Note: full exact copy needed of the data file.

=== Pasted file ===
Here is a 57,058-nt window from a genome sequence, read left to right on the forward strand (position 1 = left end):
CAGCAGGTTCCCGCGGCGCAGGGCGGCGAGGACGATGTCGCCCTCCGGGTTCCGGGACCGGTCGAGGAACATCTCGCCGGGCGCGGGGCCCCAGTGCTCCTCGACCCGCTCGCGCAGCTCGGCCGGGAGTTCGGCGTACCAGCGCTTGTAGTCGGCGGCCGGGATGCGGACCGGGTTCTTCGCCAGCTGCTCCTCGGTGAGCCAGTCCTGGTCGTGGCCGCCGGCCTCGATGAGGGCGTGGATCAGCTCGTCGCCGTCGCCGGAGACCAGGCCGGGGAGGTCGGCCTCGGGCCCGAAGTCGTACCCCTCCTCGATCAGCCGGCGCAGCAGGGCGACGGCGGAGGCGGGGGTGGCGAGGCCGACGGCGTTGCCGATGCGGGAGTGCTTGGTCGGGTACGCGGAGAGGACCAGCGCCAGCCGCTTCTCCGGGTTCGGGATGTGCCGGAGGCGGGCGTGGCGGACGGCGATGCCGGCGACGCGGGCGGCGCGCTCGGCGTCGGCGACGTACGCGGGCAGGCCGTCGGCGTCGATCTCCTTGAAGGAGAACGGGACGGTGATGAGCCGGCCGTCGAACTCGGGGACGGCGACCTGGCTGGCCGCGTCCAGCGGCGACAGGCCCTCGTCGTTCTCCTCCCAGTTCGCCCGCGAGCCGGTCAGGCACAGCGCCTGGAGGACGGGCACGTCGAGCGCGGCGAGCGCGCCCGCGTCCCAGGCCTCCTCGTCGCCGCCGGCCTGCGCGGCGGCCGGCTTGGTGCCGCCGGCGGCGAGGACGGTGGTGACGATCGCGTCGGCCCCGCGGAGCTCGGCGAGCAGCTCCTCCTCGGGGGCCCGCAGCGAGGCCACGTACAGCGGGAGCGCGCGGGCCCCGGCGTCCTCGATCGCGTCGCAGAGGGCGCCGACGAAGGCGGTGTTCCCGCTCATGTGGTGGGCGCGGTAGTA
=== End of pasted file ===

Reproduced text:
Here is a 57,058-nt window from a genome sequence, read left to right on the forward strand (position 1 = left end):
CAGCAGGTTCCCGCGGCGCAGGGCGGCGAGGACGATGTCGCCCTCCGGGTTCCGGGACCGGTCGAGGAACATCTCGCCGGGCGCGGGGCCCCAGTGCTCCTCGACCCGCTCGCGCAGCTCGGCCGGGAGTTCGGCGTACCAGCGCTTGTAGTCGGCGGCCGGGATGCGGACCGGGTTCTTCGCCAGCTGCTCCTCGGTGAGCCAGTCCTGGTCGTGGCCGCCGGCCTCGATGAGGGCGTGGATCAGCTCGTCGCCGTCGCCGGAGACCAGGCCGGGGAGGTCGGCCTCGGGCCCGAAGTCGTACCCCTCCTCGATCAGCCGGCGCAGCAGGGCGACGGCGGAGGCGGGGGTGGCGAGGCCGACGGCGTTGCCGATGCGGGAGTGCTTGGTCGGGTACGCGGAGAGGACCAGCGCCAGCCGCTTCTCCGGGTTCGGGATGTGCCGGAGGCGGGCGTGGCGGACGGCGATGCCGGCGACGCGGGCGGCGCGCTCGGCGTCGGCGACGTACGCGGGCAGGCCGTCGGCGTCGATCTCCTTGAAGGAGAACGGGACGGTGATGAGCCGGCCGTCGAACTCGGGGACGGCGACCTGGCTGGCCGCGTCCAGCGGCGACAGGCCCTCGTCGTTCTCCTCCCAGTTCGCCCGCGAGCCGGTCAGGCACAGCGCCTGGAGGACGGGCACGTCGAGCGCGGCGAGCGCGCCCGCGTCCCAGGCCTCCTCGTCGCCGCCGGCCTGCGCGGCGGCCGGCTTGGTGCCGCCGGCGGCGAGGACGGTGGTGACGATCGCGTCGGCCCCGCGGAGCTCGGCGAGCAGCTCCTCCTCGGGGGCCCGCAGCGAGGCCACGTACAGCGGGAGCGCGCGGGCCCCGGCGTCCTCGATCGCGTCGCAGAGGGCGCCGACGAAGGCGGTGTTCCCGCTCATGTGGTGGGCGCGGTAGTA